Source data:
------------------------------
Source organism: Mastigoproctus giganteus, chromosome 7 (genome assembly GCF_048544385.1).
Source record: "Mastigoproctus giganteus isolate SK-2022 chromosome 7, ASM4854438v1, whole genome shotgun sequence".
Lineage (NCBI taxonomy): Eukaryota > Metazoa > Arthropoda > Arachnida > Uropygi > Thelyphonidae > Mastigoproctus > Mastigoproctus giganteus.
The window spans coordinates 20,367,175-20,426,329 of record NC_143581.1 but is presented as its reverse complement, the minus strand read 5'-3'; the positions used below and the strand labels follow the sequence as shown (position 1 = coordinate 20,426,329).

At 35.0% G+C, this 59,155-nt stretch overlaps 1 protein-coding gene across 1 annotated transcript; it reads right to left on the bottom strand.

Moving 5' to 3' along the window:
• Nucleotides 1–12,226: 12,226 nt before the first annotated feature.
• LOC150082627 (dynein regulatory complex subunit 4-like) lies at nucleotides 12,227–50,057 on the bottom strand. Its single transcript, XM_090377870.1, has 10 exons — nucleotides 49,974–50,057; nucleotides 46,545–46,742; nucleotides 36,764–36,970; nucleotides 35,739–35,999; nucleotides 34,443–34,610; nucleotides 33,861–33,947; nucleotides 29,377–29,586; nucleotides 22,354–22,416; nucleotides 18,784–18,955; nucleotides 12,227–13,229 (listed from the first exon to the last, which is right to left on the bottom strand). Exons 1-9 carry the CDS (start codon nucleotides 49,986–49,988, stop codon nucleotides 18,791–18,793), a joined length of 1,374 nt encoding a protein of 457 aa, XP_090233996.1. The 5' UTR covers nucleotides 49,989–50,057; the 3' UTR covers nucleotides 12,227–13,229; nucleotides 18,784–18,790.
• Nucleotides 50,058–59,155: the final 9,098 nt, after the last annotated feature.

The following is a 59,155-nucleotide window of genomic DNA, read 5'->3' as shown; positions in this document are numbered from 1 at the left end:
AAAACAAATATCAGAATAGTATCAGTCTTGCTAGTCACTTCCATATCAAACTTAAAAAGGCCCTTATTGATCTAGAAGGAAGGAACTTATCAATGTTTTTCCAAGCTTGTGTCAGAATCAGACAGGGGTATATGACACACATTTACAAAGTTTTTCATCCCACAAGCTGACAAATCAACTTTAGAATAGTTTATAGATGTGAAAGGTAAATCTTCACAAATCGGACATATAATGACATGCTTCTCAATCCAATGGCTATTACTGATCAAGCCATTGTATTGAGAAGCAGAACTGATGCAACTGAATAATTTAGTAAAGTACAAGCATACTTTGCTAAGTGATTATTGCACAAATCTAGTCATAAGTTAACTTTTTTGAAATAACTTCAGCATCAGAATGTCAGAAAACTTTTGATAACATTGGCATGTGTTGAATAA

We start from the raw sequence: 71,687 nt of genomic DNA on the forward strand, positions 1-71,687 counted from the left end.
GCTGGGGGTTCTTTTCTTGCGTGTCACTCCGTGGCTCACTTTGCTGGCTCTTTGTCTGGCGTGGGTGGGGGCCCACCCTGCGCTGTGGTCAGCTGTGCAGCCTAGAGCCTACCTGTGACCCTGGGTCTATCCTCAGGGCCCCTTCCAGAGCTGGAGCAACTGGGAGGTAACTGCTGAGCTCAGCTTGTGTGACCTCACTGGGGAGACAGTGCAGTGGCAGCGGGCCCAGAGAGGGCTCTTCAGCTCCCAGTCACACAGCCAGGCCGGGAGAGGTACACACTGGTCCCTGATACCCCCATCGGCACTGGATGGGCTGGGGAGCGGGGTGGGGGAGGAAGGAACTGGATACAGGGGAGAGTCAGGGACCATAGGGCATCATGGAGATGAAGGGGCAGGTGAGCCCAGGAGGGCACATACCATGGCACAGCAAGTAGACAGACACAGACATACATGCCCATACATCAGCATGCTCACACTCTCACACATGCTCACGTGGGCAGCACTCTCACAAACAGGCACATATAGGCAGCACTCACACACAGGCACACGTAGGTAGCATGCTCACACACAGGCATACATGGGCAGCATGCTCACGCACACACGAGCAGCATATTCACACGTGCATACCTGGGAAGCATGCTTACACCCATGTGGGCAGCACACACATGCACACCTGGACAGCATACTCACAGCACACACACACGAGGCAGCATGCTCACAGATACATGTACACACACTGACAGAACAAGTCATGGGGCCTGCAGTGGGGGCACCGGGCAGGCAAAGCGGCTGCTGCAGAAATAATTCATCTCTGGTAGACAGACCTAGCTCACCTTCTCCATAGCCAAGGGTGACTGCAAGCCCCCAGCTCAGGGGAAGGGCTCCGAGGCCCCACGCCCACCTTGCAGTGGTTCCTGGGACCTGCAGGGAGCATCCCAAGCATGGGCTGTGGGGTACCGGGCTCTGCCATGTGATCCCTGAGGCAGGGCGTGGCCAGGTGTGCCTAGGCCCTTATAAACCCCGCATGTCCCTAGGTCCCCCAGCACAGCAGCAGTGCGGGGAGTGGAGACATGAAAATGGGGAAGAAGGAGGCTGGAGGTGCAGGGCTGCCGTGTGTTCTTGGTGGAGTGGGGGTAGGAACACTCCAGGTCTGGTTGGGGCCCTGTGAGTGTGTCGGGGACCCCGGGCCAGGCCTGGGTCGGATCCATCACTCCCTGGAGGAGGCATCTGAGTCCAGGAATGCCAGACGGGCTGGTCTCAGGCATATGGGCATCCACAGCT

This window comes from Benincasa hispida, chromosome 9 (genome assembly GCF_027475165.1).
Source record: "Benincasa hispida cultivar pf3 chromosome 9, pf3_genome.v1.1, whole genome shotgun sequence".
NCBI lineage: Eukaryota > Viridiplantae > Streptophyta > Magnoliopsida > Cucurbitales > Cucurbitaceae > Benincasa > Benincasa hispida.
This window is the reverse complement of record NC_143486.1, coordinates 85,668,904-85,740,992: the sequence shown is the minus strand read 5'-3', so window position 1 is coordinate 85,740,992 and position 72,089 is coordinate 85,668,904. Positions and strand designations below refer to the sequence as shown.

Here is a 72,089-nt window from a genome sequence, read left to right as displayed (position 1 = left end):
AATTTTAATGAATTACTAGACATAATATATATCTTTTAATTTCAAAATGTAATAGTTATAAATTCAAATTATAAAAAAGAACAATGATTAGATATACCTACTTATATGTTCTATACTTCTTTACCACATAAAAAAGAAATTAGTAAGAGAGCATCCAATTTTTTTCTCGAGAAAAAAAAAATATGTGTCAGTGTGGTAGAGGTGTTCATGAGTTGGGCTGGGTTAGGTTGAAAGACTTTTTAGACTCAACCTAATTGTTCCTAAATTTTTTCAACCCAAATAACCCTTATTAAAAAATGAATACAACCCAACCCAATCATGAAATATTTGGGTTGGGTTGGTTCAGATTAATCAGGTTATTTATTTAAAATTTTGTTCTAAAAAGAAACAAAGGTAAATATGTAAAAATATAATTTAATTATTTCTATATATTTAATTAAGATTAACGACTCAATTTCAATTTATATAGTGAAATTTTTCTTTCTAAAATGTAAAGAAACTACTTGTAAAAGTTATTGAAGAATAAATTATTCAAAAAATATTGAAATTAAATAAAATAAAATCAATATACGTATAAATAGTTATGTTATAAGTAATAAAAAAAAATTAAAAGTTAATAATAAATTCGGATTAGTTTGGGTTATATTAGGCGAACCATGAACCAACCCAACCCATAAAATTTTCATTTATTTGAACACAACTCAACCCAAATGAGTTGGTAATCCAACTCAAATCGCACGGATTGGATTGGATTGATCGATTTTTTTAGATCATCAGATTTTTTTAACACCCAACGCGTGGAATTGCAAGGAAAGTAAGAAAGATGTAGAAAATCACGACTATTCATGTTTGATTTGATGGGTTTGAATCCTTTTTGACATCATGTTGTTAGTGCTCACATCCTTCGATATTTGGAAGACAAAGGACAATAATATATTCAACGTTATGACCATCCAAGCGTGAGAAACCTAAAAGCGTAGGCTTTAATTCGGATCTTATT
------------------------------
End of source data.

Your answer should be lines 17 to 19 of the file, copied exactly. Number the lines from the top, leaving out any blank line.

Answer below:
This window is the reverse complement of record NC_143486.1, coordinates 85,668,904-85,740,992: the sequence shown is the minus strand read 5'-3', so window position 1 is coordinate 85,740,992 and position 72,089 is coordinate 85,668,904. Positions and strand designations below refer to the sequence as shown.

Here is a 72,089-nt window from a genome sequence, read left to right as displayed (position 1 = left end):
AATTTTAATGAATTACTAGACATAATATATATCTTTTAATTTCAAAATGTAATAGTTATAAATTCAAATTATAAAAAAGAACAATGATTAGATATACCTACTTATATGTTCTATACTTCTTTACCACATAAAAAAGAAATTAGTAAGAGAGCATCCAATTTTTTTCTCGAGAAAAAAAAAATATGTGTCAGTGTGGTAGAGGTGTTCATGAGTTGGGCTGGGTTAGGTTGAAAGACTTTTTAGACTCAACCTAATTGTTCCTAAATTTTTTCAACCCAAATAACCCTTATTAAAAAATGAATACAACCCAACCCAATCATGAAATATTTGGGTTGGGTTGGTTCAGATTAATCAGGTTATTTATTTAAAATTTTGTTCTAAAAAGAAACAAAGGTAAATATGTAAAAATATAATTTAATTATTTCTATATATTTAATTAAGATTAACGACTCAATTTCAATTTATATAGTGAAATTTTTCTTTCTAAAATGTAAAGAAACTACTTGTAAAAGTTATTGAAGAATAAATTATTCAAAAAATATTGAAATTAAATAAAATAAAATCAATATACGTATAAATAGTTATGTTATAAGTAATAAAAAAAAATTAAAAGTTAATAATAAATTCGGATTAGTTTGGGTTATATTAGGCGAACCATGAACCAACCCAACCCATAAAATTTTCATTTATTTGAACACAACTCAACCCAAATGAGTTGGTAATCCAACTCAAATCGCACGGATTGGATTGGATTGATCGATTTTTTTAGATCATCAGATTTTTTTAACACCCAACGCGTGGAATTGCAAGGAAAGTAAGAAAGATGTAGAAAATCACGACTATTCATGTTTGATTTGATGGGTTTGAATCCTTTTTGACATCATGTTGTTAGTGCTCACATCCTTCGATATTTGGAAGACAAAGGACAATAATATATTCAACGTTATGACCATCCAAGCGTGAGAAACCTAAAAGCGTAGGCTTTAATTCGGATCTTATT